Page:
How to Use Live Classical Music for Your Wedding

What Riverview Chamber Players founder Rebecca Strauss has to say about it will be music to your ears.

Photograph by Sue Wilson Photography

Photograph by Sue Wilson Photography

Serene and elegant—that’s the mood you want to set for the beginning of your wedding. And what better to convey that feeling than an ensemble of classical musicians? Imagine guests taking their places for your grand entrance and nuptials, the sounds of distant violins floating on the breeze. Sigh.

Rebecca Strauss knows that scene well. She and her fellow Riverview Chamber Players have been creating it for brides and grooms for the past 21 years. As music director and founder of the group, she gives us her thoughts on how to approach having classical music for your wedding. Consider this your prelude to a kiss.

How should a bride and groom work with the musicians to start the process?

It’s first important to let the music director know about the elements of your ceremony and your vision—the location (outdoor or indoor), size of the wedding party, number of guests attending, desire for a religious or non-religious ceremony, and any special music requests the couple has. Once the music director has this information, she can guide the client in choosing an ensemble that’s best suited to the event.

How should a couple choose the musical selections?

Selecting music is based on a number of factors—the ensemble hired, the feeling/mood the couple wants at the wedding, and any specific pieces that have meaning and importance to the couple. Location actually doesn’t affect the music selections as much as the ensemble choice.  For example, if a wedding is taking place outside on a beach, a string quartet would not be an appropriate ensemble, but a brass ensemble with trumpets, trombones, and horns might be. On the flip side, if a ceremony is taking place in a small room in a historic estate, a string trio would be a much better fit than a large brass group.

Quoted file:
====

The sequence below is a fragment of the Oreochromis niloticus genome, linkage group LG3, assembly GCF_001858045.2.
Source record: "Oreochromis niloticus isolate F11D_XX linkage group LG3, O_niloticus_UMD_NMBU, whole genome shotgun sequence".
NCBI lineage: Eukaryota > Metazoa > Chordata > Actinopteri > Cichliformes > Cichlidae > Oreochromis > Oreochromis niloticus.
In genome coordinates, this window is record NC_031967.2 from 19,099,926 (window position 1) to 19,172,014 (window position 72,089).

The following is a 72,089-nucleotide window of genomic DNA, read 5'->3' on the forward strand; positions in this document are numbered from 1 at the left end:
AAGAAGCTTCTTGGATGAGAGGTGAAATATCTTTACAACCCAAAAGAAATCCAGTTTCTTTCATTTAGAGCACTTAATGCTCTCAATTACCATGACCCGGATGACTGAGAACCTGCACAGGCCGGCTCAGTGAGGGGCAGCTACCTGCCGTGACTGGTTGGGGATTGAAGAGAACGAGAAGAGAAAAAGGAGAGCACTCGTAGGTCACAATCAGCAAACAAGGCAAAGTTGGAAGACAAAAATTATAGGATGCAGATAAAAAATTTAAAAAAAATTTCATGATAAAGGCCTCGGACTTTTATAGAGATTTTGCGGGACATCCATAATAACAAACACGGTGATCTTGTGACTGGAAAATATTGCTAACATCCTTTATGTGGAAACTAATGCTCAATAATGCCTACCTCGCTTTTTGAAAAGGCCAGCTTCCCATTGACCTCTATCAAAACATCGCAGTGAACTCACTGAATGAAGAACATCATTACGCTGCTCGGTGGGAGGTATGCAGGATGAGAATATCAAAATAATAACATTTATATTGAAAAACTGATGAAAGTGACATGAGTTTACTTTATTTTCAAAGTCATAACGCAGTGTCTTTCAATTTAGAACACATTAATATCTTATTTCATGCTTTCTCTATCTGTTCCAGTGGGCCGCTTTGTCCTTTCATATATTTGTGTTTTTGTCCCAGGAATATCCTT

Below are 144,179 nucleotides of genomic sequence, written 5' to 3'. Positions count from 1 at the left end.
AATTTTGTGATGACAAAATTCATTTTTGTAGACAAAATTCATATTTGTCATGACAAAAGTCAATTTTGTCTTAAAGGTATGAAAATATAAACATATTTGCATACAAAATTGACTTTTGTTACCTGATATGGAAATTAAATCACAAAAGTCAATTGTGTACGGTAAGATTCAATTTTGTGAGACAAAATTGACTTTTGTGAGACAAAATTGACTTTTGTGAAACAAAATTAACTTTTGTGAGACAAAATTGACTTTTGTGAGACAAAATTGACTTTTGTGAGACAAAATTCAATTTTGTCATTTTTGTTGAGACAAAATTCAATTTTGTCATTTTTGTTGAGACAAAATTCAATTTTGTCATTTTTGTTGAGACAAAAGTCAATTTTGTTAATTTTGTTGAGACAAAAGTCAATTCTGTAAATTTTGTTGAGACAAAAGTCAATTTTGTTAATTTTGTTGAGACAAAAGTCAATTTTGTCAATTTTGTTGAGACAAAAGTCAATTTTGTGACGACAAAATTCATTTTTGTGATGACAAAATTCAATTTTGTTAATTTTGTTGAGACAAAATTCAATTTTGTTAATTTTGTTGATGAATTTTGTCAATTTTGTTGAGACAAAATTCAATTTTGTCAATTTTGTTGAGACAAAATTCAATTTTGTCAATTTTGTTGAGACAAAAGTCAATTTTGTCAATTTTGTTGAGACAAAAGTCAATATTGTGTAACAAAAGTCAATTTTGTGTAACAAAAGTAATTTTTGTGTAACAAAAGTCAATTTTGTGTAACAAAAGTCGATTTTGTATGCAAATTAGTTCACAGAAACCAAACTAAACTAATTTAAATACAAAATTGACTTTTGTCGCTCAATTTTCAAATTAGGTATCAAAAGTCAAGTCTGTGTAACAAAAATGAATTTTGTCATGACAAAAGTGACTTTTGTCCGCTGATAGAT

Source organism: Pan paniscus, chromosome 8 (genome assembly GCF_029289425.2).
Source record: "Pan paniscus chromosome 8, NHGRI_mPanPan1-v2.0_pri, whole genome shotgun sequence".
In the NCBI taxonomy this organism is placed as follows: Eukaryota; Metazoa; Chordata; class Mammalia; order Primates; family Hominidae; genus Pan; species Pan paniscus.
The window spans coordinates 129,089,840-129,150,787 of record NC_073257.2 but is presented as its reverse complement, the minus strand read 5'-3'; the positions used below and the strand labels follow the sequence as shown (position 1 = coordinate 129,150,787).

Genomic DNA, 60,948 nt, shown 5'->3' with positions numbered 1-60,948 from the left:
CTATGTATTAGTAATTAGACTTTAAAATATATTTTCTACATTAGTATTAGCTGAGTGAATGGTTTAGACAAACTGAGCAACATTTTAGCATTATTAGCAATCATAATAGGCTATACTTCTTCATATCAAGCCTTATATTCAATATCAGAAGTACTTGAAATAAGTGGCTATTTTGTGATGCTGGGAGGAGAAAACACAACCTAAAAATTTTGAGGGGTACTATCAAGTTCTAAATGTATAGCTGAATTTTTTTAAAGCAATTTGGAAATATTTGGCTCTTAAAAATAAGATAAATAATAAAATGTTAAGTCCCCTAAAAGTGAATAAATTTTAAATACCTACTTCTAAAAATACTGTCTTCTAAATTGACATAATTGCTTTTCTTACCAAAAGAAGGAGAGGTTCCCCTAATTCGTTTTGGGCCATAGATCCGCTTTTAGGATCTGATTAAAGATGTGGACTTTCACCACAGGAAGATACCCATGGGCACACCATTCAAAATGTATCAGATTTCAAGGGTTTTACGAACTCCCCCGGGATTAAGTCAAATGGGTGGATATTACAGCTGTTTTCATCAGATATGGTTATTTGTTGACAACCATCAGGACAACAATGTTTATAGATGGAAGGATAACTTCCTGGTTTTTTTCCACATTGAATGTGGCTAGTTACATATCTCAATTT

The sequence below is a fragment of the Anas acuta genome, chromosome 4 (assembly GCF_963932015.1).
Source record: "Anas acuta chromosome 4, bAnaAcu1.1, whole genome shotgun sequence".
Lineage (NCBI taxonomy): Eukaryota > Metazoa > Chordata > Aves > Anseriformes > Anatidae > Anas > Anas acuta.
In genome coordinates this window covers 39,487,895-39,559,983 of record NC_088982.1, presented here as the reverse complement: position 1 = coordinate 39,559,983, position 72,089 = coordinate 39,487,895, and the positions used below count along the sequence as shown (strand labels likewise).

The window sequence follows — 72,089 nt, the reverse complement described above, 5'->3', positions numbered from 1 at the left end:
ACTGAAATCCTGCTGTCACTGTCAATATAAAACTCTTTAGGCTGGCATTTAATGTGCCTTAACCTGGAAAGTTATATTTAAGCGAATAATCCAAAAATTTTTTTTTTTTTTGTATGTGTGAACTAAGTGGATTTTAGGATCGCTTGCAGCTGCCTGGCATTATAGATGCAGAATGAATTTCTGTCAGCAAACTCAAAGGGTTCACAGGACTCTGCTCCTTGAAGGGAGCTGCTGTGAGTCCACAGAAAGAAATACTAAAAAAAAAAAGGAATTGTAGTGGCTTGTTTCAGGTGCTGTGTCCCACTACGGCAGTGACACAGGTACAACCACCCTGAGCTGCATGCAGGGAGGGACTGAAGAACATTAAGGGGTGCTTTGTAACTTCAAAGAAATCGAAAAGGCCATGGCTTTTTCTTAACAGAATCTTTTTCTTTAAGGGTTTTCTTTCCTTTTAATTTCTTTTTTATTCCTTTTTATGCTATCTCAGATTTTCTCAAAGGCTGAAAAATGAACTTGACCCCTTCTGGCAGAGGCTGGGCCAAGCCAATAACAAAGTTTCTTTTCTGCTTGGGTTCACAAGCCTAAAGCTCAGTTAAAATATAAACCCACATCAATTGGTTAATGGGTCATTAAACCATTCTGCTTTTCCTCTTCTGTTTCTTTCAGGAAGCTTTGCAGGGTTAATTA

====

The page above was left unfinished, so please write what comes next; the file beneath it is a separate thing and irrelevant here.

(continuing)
When should the music begin before the ceremony actually starts?

RCP usually plays about a half an hour of music before the ceremony starts. Having music performed as the first guests first arrive sets the mood and feel for the ceremony. We typically choose most of the music selections for this time, but will incorporate specific pieces that are requested by the wedding couple. Depending on the length of the pieces, RCP usually performs between 10 and 20 different pieces.

What are the must-have elements?

The number of pieces needed for processionals depends on the number of people in the wedding party.  Sometimes we perform up to four processionals (one for the officiant, one for the family, another for the bridesmaids, and another for the bride or wedding couple)​. For small weddings, RCP may only perform one processional that includes just a matron of honor and wedding couple, for example. ​RCP also performs music for interludes if the couple would like that. RCP’s music director works directly with the couple to create a music program that complements their ceremony in a seamless and beautiful manner.​

 

 


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